• 31. Developing a Charge Model • Rubbing things together produces charges & forces • Three states of charge: a) positive, b) negative and c) neutral (equal mix of positive and negative charges) • Like charges repel, opposites attract • Force between charged objects is a long distance force that decreases with distance • Charge can be transferred by contact
  • 32. Electric Properties of Materials • Charge can be transferred by contact between objects • Two types of materials: a) conductors (conduct charge easily), b) insulators (do not conduct charges easily) • Both conductors and insulators can be charged • Conductors give up charge easily • Insulators do not give up charge easily
  • 33. Charge • Positive charge & negative charge – named by Benjamin Franklin • Franklin named the charge on the glass rod positive • Any charge that repels the glass rod is also positive and any that attracts the glass rod is negative • By convention, electrons are negatively charged and protons are positively charged • Developed without knowledge of atoms
  • 34. Electron orbital frequencies ~ 1015 rev/minute This atom is neutral in charge since it has the same number of protons and electrons. e is called the fundamental charge ~10-14 m •Protons •1.67x10-27 kg •+e •Electrons •9.11x10-31 kg •-e
  • 35. The Micro/Macro Connection • Electrons & protons – basic charges of ordinary matter – Particles – Follow Newton’s Laws of Motion • Charge represented by symbol “q” • Object is charged if the total number of electrons and protons are unequal • Objects charge will always be an integer multiple of e (charge quantization)
  • 36. The Micro/Macro Connection • Objects acquire charge by gaining or loosing (ionization) electrons – Atoms missing electrons – positive ions – Atoms with extra electrons – negative ions • Friction causes charging (ionization) – Molecular bonds broken at surface – One part of molecule looses an electron – One part of molecule gains an electron – Ions are on opposing objects • Fur (positive) & rubber rod (negative) • Silk (negative) & glass rod (positive)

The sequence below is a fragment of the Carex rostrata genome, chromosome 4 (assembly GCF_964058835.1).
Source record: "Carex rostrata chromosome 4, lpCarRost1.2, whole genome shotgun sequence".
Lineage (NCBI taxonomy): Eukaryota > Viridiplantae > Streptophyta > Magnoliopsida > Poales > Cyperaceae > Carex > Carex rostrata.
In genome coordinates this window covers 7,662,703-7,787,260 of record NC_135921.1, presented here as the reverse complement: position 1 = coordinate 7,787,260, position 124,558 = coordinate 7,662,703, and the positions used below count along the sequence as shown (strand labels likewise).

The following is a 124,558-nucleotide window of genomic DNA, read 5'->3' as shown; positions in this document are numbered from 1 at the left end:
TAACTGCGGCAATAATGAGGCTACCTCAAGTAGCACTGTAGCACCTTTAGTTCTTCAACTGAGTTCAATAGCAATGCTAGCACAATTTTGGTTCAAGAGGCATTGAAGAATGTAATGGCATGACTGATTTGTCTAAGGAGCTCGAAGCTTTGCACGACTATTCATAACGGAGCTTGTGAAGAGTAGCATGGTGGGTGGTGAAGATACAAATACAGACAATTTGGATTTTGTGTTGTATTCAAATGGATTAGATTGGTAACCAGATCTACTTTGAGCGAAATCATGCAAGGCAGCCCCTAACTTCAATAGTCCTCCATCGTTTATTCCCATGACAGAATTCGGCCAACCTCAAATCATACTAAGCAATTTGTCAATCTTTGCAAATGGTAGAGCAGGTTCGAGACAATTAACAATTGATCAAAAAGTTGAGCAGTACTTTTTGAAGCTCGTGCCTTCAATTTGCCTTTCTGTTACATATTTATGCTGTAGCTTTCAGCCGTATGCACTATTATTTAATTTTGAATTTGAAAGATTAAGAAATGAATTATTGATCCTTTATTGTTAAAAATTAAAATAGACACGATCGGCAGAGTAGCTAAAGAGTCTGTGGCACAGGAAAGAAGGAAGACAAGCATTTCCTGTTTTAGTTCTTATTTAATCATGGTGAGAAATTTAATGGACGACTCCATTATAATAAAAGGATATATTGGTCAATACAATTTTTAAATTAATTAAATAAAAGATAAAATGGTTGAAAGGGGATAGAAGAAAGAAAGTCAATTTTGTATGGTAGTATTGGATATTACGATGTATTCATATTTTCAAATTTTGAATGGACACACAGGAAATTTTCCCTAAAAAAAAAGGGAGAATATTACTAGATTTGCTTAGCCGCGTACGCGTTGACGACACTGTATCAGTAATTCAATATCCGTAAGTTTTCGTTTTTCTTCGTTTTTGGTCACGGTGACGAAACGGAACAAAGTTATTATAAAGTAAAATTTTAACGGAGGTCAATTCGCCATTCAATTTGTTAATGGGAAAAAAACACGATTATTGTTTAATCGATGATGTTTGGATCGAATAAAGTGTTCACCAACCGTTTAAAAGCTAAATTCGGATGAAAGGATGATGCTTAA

• 37. Charge Conservation • Laws of Conservation – Conservation of Energy – Conservation of linear and rotational momentum – Conservation of charge • Law of Conservation of Charge: Charge is neither created or destroyed. Charge can be transferred from one object to another as electrons and ions move about, but the total amount of charge remains constant. (Net charge of fur and rubber rod is zero)
  • 38. Example of charge diagrams. Draw a simple two-dimensional cross-section Of the object/s. Draw only the net charge (neutral should show no charges). Charge on conductor will only be at the surface. Conserve charge from one diagram to the next if multiple diagrams are needed.
  • 39. Insulators & Conductors • Insulator - Electrons tightly bound to nucleus and cannot move about • Conductor – Outer electrons (valence electrons) are weakly bound. When atoms come together to form a solid, these valence electrons are shared and are then free to move about or wander through the entire solid. Similar to an array of positive ion cores with negatively charged fluid moving about in between (sea of electrons)
  • 40. Charging an insulator By friction leaves patches of charge on surface. These patches of charge are not mobile and the charge does not spread out. Electrons in a metal are highly mobile. In a metal the mobile valence electrons are called charge carriers.
  • 41. Insulators & Conductors – Cont. • Conductors – Metals – charge conductors are electrons – Ionic solutions – charge conductors are positive and negative ions – Plasma – charge conductors are electrons and nuclei
  • 42. Charging Metal objects usually cannot be charged by rubbing, but by coming into contact with a charged object.